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DLA Piper New Zealand

DLA PIPER TOWER, LEVEL 22, 205 QUEEN STREET, AUCKLAND 1010, NEW ZEALAND
Tel:
Work +64 9 303 2019
Fax:
Fax +64 9 303 2311
Email:
Web:
www.dlapiper.com

Iain Thain

Tel:
Work +64 9 300 3818
Email:
DLA Piper LLP (US)

Work Department

Partner, Dispute Resolution

Position

Iain is a commercial litigator with a background in insurance claims work. He specialises in competition and regulatory matters, marketing and consumer law, and property law related matters including construction. Iain combines these areas of specialty with a broad practice in general commercial litigation, from insolvency matters and debt collection to complex contractual disputes. As well as being a skilled commercial negotiator, where appropriate, he works across the full range of formal dispute resolution procedures - from court litigation, to arbitration to alternative processes, including conciliations and mediations. In addition to resolving disputes and dealing with regulators' investigations, Iain works closely with the firm's transactional lawyers to help clients structure and document transactions to minimise the risk of disputes arising. For further information, please view: https://www.dlapiper.co.nz/people/iain-thain

Career

Barrister and Solicitor of the High Court of New Zealand, 1990; Solicitor of the Supreme Court of England and Wales, 1997

Member

New Zealand Law Society; Law Society of England and Wales; Competition Law & Policy Institute of New Zealand Inc; Society of Construction Law NZ Inc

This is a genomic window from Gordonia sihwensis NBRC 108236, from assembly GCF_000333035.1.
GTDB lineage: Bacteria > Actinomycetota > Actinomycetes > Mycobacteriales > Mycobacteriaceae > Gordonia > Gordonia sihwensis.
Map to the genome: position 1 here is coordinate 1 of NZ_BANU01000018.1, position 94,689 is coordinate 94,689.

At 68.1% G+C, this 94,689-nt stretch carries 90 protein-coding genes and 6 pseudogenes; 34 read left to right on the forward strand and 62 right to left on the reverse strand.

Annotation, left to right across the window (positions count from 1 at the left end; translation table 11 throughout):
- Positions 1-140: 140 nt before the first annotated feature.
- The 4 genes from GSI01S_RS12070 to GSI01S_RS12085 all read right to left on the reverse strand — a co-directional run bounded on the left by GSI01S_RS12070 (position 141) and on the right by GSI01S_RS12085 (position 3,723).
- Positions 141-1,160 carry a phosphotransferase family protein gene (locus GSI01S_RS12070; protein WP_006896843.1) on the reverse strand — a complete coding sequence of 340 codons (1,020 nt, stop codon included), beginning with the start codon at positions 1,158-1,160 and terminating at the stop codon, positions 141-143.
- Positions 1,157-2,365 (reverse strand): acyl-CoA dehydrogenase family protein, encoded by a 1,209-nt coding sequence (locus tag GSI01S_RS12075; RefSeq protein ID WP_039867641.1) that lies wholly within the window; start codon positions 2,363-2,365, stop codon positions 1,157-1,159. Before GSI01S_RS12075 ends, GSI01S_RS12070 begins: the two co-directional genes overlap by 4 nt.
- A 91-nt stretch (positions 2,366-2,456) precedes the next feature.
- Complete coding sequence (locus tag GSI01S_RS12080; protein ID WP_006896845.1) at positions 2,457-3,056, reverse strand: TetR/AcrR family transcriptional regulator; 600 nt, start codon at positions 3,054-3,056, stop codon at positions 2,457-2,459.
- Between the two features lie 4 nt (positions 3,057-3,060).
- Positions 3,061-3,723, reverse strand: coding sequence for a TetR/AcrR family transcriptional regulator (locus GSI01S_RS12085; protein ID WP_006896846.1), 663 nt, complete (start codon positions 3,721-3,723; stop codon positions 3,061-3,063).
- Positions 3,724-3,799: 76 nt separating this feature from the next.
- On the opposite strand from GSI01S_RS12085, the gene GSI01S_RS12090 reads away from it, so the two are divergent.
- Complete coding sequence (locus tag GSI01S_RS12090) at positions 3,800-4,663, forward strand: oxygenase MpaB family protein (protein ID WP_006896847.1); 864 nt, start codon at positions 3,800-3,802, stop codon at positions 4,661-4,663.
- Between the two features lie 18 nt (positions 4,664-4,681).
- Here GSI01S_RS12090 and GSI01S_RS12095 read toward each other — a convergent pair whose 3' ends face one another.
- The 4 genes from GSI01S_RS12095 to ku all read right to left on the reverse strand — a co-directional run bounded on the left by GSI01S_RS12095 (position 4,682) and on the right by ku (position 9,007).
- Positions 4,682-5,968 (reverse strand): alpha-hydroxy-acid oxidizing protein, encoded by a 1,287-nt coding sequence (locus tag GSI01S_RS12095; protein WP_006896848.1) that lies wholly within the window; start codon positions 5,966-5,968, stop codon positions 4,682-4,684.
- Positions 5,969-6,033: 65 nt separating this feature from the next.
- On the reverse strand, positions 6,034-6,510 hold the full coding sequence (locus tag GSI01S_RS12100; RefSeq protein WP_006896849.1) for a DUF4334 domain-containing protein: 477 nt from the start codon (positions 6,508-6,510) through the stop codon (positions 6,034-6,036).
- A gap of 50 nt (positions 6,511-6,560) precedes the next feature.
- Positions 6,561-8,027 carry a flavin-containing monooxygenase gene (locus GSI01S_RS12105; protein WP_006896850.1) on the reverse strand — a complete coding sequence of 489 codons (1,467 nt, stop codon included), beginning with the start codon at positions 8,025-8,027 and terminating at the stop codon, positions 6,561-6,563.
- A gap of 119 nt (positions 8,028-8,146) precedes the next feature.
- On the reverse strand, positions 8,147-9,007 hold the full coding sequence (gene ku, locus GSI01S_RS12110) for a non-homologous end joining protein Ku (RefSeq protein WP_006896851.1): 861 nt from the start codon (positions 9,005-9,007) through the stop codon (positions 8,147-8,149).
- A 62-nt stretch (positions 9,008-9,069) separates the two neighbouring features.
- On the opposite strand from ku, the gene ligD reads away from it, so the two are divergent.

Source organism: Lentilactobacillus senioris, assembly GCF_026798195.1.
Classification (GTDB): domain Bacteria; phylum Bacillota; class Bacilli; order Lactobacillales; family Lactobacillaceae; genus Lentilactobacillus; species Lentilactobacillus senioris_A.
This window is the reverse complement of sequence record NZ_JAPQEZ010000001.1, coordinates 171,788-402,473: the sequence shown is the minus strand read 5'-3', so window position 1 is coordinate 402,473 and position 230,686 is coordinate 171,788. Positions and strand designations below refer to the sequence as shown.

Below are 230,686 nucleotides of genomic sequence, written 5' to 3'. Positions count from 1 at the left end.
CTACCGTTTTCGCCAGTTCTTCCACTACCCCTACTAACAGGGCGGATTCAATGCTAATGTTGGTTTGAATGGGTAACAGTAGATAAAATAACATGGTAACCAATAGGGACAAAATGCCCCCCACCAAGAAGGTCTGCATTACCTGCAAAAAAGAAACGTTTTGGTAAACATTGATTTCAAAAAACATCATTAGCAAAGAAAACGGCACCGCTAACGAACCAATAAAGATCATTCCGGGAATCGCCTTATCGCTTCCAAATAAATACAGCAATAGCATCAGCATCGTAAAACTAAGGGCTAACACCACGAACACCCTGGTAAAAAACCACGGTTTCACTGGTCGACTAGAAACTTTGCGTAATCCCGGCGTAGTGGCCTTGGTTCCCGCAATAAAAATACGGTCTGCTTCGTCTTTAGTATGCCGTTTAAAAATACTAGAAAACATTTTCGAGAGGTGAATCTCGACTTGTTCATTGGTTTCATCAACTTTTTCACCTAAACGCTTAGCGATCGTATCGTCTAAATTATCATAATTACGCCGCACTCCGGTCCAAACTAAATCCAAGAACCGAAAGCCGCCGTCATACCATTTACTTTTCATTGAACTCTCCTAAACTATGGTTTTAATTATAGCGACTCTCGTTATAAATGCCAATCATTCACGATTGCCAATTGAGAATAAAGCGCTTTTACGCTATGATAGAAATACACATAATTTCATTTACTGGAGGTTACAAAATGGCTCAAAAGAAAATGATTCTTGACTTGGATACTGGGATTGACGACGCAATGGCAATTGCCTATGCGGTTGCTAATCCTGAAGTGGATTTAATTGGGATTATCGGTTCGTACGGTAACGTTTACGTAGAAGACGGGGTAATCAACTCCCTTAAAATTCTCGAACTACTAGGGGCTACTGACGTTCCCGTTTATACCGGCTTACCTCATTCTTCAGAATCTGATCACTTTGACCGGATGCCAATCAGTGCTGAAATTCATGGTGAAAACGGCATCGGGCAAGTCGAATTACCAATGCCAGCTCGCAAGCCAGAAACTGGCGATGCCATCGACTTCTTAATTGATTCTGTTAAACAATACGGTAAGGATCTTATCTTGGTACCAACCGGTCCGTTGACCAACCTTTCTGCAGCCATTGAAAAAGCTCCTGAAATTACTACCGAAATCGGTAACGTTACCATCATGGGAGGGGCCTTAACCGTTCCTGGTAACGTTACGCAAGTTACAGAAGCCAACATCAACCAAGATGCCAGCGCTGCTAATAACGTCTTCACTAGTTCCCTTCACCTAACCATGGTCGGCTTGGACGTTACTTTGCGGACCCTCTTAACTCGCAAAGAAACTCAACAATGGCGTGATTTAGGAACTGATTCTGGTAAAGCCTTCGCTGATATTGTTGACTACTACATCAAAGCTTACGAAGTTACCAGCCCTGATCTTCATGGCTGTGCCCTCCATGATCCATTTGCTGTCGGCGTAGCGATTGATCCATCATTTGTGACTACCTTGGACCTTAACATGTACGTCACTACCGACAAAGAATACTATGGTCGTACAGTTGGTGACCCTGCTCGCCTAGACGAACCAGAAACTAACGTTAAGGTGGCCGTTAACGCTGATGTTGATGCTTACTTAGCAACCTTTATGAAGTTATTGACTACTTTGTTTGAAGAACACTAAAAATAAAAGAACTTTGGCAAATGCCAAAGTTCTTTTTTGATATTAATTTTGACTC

Education

LLB (Hons), University of Auckland, 1989; BCom, University of Auckland, 1989


New Zealand

Competition law

Within: Competition law

DLA Piper New Zealand is 'very good - it understands clients' business and meets or exceeds their expectations'. The firm handles market regulation issues, investigations, cartel allegations and merger clearances for local and multinational companies such as Foodstuffs North Island, Expedia, Mondelēz and General Mills. The practice is led from Auckland by 'highly regarded competition lawyer' Mark Williamson and litigator Iain Thain, who are 'equal to or better than any in this area'. Williamson advises on regulation, trade practices, antitrust matters and compliance strategies. Thain's contentious work includes cases in the courts and before the Commerce Commission. He works closely with special counsel Alicia Murray, who is on the board of the New Zealand Competition Law and Policy Institute. The practice frequently handles the local law aspects of international mergers and acquisitions, and it recently advised facilities management company OCS on a cross-border corporate disposal.

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Dispute resolution